RSS

The Coronavirus (COVID-19) pandemic has impacted all of us. This includes Audiologists and their offices. There are significant differences in how each practice may be operating depending on the location. Most states have implemented emergency orders, such as stay-at-home orders, whereas some have not. Some states have implemented orders allowing only businesses deemed essential to be open, and the definition of “essential” may vary widely depending on the state. There is a state-by-state compilation of emergency orders which can be accessed online and may be of use as you navigate through these rapidly evolving regulations.


We have received several calls at Trust Risk Management Services (TRMS) about managing the risk of the coronavirus (COVID-19) in your practice, place of work, and in the professional services you provide. As risk managers, we are providing general risk guidance based on current knowledge and conditions. Unfortunately, we are unable to provide medical advice.


Kristen Lambert, JD, MSW, LICSW, CPHRM, FASHRM, Healthcare Practice and Risk Management Innovation Officer, recently co-authored the first of a three-part white paper series for the American Hospital Association (AHA) and American Society for Health Care Risk Management (ASHRM) entitled: Behavioral Healthcare in the Ambulatory Care/Outpatient Setting. This is a cutting edge series that focuses on behavioral health in various segments of healthcare. This is a valuable resource for allied healthcare professionals and psychologists and focuses on applicable laws, regulations, and risk management considerations when working with individuals who have behavioral health issues. Click here to view whitepaper.


If you have been practicing in the Allied Healthcare space for years or are a new practitioner, you likely have heard the saying, “If it wasn’t documented, it wasn’t done.” This may have been taught in your training to enter your profession. Proper documentation is not as clear-cut as this statement, however. Documentation is critical, but there are also times when certain observations or occurrences may not be memorialized when documenting in an electronic medical record (EMR) or in written format.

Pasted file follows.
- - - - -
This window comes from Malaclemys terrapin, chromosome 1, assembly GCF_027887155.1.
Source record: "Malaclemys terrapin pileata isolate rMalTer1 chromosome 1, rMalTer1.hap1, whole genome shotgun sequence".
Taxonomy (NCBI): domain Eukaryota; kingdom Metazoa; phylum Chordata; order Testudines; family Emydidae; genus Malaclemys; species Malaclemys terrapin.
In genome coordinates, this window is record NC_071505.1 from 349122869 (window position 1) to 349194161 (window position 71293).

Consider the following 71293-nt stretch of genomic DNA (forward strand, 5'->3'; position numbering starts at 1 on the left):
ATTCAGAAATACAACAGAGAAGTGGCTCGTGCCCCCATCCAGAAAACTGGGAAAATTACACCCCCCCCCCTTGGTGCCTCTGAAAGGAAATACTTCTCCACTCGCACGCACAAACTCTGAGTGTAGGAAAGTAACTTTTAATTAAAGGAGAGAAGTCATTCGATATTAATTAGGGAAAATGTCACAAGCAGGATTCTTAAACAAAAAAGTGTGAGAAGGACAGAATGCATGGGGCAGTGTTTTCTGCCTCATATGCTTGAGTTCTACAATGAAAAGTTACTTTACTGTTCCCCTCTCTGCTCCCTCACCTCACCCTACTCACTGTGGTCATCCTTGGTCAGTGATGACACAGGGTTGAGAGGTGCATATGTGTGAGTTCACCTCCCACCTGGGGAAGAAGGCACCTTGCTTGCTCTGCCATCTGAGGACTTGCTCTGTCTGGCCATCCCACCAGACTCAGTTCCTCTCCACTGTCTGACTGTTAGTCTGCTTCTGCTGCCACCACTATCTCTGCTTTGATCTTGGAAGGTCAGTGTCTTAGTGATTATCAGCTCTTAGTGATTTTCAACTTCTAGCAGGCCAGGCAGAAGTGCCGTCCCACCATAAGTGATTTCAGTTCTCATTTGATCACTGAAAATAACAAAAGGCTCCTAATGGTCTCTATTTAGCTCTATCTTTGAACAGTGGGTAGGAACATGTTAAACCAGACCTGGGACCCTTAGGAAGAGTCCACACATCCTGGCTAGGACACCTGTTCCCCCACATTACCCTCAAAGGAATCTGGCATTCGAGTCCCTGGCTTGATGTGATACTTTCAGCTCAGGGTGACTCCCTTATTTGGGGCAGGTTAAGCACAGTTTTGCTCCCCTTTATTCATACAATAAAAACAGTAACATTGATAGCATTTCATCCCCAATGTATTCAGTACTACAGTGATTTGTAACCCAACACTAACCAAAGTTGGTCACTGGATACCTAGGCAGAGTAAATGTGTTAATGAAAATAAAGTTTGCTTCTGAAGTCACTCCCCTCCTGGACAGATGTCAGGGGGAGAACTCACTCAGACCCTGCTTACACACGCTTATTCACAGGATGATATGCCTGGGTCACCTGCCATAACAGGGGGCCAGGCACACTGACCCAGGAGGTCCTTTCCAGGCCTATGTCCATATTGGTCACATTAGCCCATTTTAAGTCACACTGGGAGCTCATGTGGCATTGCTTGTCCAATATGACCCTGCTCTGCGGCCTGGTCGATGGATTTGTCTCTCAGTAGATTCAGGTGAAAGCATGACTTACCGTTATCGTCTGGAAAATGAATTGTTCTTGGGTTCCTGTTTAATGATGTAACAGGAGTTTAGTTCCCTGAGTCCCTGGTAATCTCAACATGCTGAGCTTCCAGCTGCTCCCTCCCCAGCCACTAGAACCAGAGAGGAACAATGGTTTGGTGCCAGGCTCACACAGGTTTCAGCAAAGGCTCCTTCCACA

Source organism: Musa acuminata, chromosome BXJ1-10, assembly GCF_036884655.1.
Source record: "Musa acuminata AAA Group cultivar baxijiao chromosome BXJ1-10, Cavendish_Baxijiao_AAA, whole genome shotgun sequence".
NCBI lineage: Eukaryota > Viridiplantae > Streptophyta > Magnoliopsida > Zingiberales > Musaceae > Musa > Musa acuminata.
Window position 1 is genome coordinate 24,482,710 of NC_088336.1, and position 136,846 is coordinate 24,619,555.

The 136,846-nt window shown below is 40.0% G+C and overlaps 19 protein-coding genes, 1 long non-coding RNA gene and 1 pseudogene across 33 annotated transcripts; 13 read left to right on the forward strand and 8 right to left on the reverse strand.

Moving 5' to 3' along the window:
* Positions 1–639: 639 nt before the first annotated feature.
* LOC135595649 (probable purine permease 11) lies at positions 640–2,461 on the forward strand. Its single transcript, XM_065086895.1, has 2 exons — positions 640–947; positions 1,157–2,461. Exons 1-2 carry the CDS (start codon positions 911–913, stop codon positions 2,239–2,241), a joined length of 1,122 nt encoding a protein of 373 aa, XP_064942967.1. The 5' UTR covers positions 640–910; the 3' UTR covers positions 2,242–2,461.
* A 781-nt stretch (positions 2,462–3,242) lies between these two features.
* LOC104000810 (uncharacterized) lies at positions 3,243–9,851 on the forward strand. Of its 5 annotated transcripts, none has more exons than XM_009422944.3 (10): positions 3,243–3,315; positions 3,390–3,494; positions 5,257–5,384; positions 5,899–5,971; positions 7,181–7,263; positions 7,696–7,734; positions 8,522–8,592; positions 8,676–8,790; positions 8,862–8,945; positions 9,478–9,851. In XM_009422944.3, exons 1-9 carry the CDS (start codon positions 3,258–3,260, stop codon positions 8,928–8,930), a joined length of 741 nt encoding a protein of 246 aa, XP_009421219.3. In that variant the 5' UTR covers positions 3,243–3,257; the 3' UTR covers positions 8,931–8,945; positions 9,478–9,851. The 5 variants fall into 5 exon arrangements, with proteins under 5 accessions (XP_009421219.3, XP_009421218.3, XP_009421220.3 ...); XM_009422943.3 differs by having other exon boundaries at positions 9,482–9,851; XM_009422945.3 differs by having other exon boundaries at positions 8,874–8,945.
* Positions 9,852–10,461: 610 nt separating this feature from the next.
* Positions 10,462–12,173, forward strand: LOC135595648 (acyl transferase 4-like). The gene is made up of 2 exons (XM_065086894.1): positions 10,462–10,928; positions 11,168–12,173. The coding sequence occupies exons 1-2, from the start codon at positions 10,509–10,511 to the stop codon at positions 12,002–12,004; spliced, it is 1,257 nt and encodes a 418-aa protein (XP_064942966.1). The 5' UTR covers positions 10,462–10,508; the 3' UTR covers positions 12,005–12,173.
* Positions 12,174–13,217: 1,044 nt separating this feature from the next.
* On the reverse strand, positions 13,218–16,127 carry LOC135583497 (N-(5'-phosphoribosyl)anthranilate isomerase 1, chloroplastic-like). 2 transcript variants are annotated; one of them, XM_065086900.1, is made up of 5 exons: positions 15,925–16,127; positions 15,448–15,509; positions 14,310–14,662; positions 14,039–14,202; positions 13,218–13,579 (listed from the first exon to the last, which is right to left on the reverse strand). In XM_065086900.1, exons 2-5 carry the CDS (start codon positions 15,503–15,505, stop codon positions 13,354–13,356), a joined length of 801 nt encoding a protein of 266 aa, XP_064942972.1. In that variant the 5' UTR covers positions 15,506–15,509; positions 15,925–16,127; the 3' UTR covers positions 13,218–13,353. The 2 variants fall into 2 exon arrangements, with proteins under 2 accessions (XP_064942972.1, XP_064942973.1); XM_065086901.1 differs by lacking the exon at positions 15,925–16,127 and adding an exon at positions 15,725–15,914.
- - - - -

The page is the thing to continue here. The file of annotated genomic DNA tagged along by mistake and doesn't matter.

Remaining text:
Congratulations on graduating and entering the Allied Health profession! There are many issues you may not have learned about while in school. This risk management resource discusses: the type of employment arrangement you may have with your new position, what to consider if being presented with a contract for employment, and considerations if planning to open your own business or practice.


In our prior article, “The Collaborative Care Setting: Changing Models of Healthcare for Behavioral Health Providers,” we discussed the changing landscape of behavioral health. Professionals often collaborate with other professionals to provide comprehensive care to patients. There are differing liability risks for collaborators versus supervisors or consultants.


In our prior article, “The Collaborative Care Setting: Changing Models of Healthcare for Behavioral Health Providers,” we discussed the changing landscape of behavioral health. Collaborative care or integrated care models are continuing to grow. There are varying roles within the models and how behavioral health providers function will depend upon the organization. Some healthcare institutions or practice arrangements which engage in a collaborative practice model, may institute peer consultation groups.


In our prior article, “The Collaborative Care Setting: Changing Models of Healthcare for Behavioral Health Providers,” we discussed the changing landscape of behavioral health. Consultants are routinely used and their liability risks differ from supervisors or collaborators.


In our prior article, “The Collaborative Care Setting: Changing Models of Healthcare for Behavioral Health Providers,” we discussed the changing landscape of behavioral health. As mentioned, there are varying roles within these models as well as potential for liability risk. One area of risk is in the function of a supervisor in these models.


The landscape of behavioral health is changing. Some primary care offices are now employing or contracting with behavioral health providers (BHP) and psychiatric providers to consult about and/or treat patients. These models vary in structure but can be referred to as a collaborative care, integrated care, or co-located care model.


NOTE: This information is provided as a risk management resource and is not legal advice or an individualized personal consultation. At the time this resource was prepared, all information was as current and accurate as possible; however, regulations, laws, or prevailing professional practice standards may have changed since the posting or recording of this resource. Accordingly, it is your responsibility to confirm whether regulatory or legal issues that are relevant to you have since been updated and/or to consult with your professional advisors or legal counsel for timely guidance specific to your situation. As with all professional use of material, please explicitly cite The Trust Companies as the source if you reproduce or distribute any portion of these resources. Reproduction or distribution of this resource without the express written permission of The Trust Companies is strictly prohibited.